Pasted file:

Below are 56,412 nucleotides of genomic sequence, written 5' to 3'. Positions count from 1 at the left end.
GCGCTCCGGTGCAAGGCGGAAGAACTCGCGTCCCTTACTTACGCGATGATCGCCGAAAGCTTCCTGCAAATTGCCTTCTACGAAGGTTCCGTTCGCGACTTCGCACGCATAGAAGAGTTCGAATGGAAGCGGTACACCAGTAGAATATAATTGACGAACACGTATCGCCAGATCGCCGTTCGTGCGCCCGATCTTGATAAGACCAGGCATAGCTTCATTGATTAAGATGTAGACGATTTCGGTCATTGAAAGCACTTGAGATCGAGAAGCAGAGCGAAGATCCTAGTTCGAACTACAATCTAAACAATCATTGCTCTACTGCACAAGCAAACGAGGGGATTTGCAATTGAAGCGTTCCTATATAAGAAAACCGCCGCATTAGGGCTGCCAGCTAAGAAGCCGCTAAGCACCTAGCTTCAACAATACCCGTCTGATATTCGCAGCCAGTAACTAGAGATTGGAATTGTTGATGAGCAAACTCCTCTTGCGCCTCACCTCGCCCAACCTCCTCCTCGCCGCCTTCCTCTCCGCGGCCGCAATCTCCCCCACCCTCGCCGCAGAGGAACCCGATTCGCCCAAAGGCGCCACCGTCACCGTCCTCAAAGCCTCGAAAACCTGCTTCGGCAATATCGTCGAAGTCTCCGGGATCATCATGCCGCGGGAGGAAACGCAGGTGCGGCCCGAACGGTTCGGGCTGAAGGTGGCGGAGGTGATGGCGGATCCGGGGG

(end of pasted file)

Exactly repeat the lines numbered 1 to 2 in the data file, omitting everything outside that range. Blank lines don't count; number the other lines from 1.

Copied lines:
Below are 56,412 nucleotides of genomic sequence, written 5' to 3'. Positions count from 1 at the left end.
GCGCTCCGGTGCAAGGCGGAAGAACTCGCGTCCCTTACTTACGCGATGATCGCCGAAAGCTTCCTGCAAATTGCCTTCTACGAAGGTTCCGTTCGCGACTTCGCACGCATAGAAGAGTTCGAATGGAAGCGGTACACCAGTAGAATATAATTGACGAACACGTATCGCCAGATCGCCGTTCGTGCGCCCGATCTTGATAAGACCAGGCATAGCTTCATTGATTAAGATGTAGACGATTTCGGTCATTGAAAGCACTTGAGATCGAGAAGCAGAGCGAAGATCCTAGTTCGAACTACAATCTAAACAATCATTGCTCTACTGCACAAGCAAACGAGGGGATTTGCAATTGAAGCGTTCCTATATAAGAAAACCGCCGCATTAGGGCTGCCAGCTAAGAAGCCGCTAAGCACCTAGCTTCAACAATACCCGTCTGATATTCGCAGCCAGTAACTAGAGATTGGAATTGTTGATGAGCAAACTCCTCTTGCGCCTCACCTCGCCCAACCTCCTCCTCGCCGCCTTCCTCTCCGCGGCCGCAATCTCCCCCACCCTCGCCGCAGAGGAACCCGATTCGCCCAAAGGCGCCACCGTCACCGTCCTCAAAGCCTCGAAAACCTGCTTCGGCAATATCGTCGAAGTCTCCGGGATCATCATGCCGCGGGAGGAAACGCAGGTGCGGCCCGAACGGTTCGGGCTGAAGGTGGCGGAGGTGATGGCGGATCCGGGGG